how are counters different from regular, instantaneous measurements of a value?
From a client API perspective its an atomic 'increment' (or 'decrement') operation that requires one call from the client instead of a two calls 1) read current value and 2) update the value.
Backend implementations of this can provide optimizations of counter operations over "normal" measurement of values. For instance, Cassandra has a counter type: http://www.datastax.com/dev/blog/whats-new-in-cassandra-2-1-a-better-implementation-of-counters
The use case is the typical "Web Page Hit Counters" that you see on pages. Making that easy for users to setup with something like:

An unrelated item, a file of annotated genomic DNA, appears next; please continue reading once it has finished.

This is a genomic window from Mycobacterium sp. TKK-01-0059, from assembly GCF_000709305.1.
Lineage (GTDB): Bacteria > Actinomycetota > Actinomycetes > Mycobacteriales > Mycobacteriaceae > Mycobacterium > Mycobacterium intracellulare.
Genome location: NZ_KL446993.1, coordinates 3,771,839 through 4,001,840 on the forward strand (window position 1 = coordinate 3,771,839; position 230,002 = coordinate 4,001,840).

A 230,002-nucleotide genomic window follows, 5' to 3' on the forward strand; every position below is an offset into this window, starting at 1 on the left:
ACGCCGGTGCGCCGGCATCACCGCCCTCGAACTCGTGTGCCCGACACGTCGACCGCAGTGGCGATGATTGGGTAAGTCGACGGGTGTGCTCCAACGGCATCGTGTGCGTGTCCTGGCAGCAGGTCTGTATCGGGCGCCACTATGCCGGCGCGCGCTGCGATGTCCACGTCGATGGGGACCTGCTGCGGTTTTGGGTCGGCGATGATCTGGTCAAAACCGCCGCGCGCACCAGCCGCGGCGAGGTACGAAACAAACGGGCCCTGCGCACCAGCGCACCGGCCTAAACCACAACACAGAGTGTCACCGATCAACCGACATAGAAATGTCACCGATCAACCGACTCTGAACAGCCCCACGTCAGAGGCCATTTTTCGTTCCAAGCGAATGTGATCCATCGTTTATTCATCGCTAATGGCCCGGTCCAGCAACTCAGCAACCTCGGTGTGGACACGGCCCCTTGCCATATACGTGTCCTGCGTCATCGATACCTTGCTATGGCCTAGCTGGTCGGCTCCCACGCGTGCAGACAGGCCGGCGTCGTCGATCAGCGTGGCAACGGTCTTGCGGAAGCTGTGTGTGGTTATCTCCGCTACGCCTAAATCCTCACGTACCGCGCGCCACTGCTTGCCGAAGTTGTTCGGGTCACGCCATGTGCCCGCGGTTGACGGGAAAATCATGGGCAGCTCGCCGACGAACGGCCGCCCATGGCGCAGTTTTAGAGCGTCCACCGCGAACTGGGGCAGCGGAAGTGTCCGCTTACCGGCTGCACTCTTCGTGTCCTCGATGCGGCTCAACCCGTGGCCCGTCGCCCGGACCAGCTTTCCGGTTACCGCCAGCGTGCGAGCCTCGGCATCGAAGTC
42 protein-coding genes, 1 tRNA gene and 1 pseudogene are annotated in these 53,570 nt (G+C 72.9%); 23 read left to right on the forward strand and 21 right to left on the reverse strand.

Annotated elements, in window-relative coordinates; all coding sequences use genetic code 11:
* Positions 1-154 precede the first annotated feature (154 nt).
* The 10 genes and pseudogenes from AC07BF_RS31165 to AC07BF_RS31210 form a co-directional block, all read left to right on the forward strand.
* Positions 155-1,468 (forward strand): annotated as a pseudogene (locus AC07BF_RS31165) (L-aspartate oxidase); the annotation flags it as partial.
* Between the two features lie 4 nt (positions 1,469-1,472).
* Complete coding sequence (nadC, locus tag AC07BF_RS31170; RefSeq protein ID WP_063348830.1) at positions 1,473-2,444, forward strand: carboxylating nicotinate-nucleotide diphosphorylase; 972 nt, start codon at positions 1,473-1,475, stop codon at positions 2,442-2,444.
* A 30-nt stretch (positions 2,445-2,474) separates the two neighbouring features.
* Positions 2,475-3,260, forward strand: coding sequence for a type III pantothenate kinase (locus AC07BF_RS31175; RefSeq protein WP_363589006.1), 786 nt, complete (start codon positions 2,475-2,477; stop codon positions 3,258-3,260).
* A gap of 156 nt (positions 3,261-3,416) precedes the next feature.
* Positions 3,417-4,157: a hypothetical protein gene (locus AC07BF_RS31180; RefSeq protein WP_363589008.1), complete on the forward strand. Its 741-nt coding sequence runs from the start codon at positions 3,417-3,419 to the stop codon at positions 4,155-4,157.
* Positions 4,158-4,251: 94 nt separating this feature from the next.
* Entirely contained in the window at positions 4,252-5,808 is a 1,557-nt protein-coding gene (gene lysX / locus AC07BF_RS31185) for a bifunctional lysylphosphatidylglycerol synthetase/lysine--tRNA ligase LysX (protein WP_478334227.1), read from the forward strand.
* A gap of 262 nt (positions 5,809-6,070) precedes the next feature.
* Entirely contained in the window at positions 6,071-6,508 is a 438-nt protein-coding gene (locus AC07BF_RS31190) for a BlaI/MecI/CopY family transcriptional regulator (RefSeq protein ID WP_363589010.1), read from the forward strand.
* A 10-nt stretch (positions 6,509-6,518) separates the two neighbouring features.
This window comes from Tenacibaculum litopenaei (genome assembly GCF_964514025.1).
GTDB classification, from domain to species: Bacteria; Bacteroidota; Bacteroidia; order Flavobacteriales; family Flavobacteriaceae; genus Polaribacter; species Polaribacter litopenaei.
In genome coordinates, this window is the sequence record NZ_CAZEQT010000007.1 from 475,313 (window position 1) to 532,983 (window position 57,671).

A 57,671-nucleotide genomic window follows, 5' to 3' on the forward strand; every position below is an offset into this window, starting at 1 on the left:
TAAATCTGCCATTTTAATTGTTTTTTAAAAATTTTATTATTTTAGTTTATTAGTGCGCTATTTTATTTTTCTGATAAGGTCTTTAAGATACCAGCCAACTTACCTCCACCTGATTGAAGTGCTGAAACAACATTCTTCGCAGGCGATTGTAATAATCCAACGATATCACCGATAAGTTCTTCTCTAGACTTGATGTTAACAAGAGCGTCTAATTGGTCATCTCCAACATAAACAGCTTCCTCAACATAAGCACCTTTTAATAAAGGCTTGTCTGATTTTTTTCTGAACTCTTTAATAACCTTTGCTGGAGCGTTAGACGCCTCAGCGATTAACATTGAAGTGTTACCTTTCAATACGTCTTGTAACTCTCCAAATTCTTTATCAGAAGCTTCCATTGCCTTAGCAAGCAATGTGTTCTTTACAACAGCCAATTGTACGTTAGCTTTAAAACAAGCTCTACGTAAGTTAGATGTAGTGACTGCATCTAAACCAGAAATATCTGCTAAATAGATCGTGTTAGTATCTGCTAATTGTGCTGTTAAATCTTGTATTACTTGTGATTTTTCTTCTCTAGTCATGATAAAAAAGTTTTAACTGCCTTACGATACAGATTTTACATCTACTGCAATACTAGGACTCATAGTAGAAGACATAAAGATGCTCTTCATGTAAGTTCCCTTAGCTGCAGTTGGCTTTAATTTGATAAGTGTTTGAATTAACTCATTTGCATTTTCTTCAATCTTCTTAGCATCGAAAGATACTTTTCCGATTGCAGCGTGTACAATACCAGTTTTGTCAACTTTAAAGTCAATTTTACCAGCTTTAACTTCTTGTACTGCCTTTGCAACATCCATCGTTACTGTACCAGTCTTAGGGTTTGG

So a counter has no notion of "over time" or timestamp?
StatsD counters seem to be bucketized by the second and then the "real backend" - e.g. Graphite - is averaging this further over a minute.
I think this bucketizing could make sense for use cases of what RHQ calls "Call time data" - counters with
key=value of url.http-status = <count>
StatsD seems to use the so called timers for this and autocomputes percentiles from them
I think StatsD Gauges are what we use as "normal data" so far and no automatic averaging or so is done.
Yammer Metics also has some basic types and then derivatives:
with Gauges apparently like StatsD, Counters like ours and Histograms similar to StatsD Sets (?)
Does anyone know about other systems and their metric types ?